Conventional wisdom says that with the right startup idea, success for a founder is all but guaranteed. Eureka moment -> Startup -> Cha-ching. Everything else is a matter of details. But the devil is in those details.
It’s easy to come up with the idea of a food delivery service, for example. Obviously, people need to eat to stay alive and they don’t always have the time to go buy food for themselves. Obviously. But it’s not as straightforward to make deals with restaurants who were doing fine before you came along. It’s not as easy to get permits, or manage a fleet of blue-collar delivery staff, or design scale-proof processes. The idea, in itself, is incomplete.
This has led the startup community to the other extreme: “ideas don’t matter; execution is everything”.
One reason why execution is valued higher is that ideas are often replicable. As soon as a market gets proven and a product starts making money, it will get copied to the ends of the earth. This is expected, and so the only difference between all the many versions of the product is how well they were executed.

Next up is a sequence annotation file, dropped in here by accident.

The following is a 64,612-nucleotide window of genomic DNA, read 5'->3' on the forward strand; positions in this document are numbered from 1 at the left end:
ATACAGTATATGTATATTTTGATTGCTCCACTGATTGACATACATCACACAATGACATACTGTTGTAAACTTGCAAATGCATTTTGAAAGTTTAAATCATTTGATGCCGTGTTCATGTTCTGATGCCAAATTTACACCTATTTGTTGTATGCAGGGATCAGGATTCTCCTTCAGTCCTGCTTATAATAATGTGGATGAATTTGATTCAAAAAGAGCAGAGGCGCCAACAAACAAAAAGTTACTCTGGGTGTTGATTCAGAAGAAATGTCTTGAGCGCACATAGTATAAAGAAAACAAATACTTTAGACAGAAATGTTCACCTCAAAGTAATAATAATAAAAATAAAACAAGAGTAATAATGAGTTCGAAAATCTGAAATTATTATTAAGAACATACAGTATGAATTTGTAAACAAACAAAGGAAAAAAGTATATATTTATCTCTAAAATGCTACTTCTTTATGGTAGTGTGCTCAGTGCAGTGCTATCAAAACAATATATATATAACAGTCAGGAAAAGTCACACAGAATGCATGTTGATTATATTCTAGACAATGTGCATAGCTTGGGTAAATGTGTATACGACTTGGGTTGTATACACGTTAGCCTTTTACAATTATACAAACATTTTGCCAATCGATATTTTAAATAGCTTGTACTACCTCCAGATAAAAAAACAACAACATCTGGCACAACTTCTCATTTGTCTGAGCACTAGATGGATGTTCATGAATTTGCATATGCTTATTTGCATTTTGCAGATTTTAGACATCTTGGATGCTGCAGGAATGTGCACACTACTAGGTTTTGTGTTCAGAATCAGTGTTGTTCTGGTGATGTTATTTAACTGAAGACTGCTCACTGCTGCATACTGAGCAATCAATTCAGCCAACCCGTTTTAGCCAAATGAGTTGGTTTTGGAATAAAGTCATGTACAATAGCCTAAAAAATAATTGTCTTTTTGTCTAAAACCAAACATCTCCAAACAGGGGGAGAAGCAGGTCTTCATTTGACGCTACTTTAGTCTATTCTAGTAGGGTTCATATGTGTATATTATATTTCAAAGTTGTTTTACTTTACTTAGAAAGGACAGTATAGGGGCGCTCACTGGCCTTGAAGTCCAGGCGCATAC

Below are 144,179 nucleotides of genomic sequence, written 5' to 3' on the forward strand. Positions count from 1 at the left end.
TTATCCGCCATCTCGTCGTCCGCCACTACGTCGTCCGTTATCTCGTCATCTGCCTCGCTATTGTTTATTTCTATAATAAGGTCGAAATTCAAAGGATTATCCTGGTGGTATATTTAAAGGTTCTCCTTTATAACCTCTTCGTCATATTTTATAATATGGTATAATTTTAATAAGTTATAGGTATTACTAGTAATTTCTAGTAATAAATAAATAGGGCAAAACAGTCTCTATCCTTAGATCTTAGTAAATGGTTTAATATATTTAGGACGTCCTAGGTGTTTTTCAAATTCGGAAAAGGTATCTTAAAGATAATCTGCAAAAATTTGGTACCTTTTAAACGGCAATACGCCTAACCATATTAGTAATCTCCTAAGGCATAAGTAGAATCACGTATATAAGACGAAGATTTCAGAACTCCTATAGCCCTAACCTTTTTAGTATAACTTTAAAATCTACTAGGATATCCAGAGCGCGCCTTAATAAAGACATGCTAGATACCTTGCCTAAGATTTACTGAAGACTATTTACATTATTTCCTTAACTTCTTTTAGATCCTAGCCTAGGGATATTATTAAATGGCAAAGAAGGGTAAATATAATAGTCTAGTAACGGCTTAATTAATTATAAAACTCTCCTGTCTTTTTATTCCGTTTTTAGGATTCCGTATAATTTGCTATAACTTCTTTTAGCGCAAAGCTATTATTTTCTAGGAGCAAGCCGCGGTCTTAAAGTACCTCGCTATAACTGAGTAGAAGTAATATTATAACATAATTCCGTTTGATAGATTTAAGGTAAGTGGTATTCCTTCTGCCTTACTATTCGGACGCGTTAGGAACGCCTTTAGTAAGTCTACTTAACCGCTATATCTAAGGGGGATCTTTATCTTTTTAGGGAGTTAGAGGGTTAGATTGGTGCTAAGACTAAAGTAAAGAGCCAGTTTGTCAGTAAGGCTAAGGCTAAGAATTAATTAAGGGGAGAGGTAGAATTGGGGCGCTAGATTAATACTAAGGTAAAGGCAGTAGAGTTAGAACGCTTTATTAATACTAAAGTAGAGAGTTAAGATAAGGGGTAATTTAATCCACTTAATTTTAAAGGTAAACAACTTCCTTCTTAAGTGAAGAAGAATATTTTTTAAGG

Obviously, this doesn’t mean the ideas themselves are worthless. But the execution is what makes them valuable. Those little actions and decisions add up to make the whole. As Sam Altman said, “What being a founder means, is signing up for this years-long grind on execution — and you can’t outsource this.”
Here’s an interesting comment from Mike Sellers on processes first-time entrepreneurs are completely blind to:
An idea is not a mockup
A mockup is not a prototype
A prototype is not a program
A program is not a product
A product is not a business
And a business is not profits
Profits are not an exit
And an exit is not happiness.
All in all, good products involve a series of ideas executed continuously.
Links from the Internets
- Mindshare before market share. [Link]
- Management is a deeply, deeply personal thing + other lessons [Link]
- The today and tomorrow of Machine Learning. [Link]
- Leading the people. [Link]
- Money. [Link]
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